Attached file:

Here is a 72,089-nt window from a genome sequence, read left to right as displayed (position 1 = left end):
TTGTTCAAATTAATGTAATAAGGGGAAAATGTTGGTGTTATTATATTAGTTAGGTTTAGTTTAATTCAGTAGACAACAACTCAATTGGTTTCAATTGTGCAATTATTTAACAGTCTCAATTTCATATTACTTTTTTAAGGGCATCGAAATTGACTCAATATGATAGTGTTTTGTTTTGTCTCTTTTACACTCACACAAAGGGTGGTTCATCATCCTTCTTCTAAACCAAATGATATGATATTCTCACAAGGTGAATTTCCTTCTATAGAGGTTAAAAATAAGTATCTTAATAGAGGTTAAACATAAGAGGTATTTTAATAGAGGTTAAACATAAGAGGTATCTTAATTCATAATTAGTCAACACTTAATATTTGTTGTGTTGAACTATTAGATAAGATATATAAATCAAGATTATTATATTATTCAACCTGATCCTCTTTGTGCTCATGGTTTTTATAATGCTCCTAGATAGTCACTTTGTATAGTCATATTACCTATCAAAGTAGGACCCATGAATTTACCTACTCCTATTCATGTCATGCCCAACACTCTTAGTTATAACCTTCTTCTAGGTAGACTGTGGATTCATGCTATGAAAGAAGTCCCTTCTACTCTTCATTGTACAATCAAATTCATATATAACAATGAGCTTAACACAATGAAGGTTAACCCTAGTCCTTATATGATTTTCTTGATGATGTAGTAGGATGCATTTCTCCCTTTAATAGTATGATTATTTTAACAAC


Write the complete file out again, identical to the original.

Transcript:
Here is a 72,089-nt window from a genome sequence, read left to right as displayed (position 1 = left end):
TTGTTCAAATTAATGTAATAAGGGGAAAATGTTGGTGTTATTATATTAGTTAGGTTTAGTTTAATTCAGTAGACAACAACTCAATTGGTTTCAATTGTGCAATTATTTAACAGTCTCAATTTCATATTACTTTTTTAAGGGCATCGAAATTGACTCAATATGATAGTGTTTTGTTTTGTCTCTTTTACACTCACACAAAGGGTGGTTCATCATCCTTCTTCTAAACCAAATGATATGATATTCTCACAAGGTGAATTTCCTTCTATAGAGGTTAAAAATAAGTATCTTAATAGAGGTTAAACATAAGAGGTATTTTAATAGAGGTTAAACATAAGAGGTATCTTAATTCATAATTAGTCAACACTTAATATTTGTTGTGTTGAACTATTAGATAAGATATATAAATCAAGATTATTATATTATTCAACCTGATCCTCTTTGTGCTCATGGTTTTTATAATGCTCCTAGATAGTCACTTTGTATAGTCATATTACCTATCAAAGTAGGACCCATGAATTTACCTACTCCTATTCATGTCATGCCCAACACTCTTAGTTATAACCTTCTTCTAGGTAGACTGTGGATTCATGCTATGAAAGAAGTCCCTTCTACTCTTCATTGTACAATCAAATTCATATATAACAATGAGCTTAACACAATGAAGGTTAACCCTAGTCCTTATATGATTTTCTTGATGATGTAGTAGGATGCATTTCTCCCTTTAATAGTATGATTATTTTAACAAC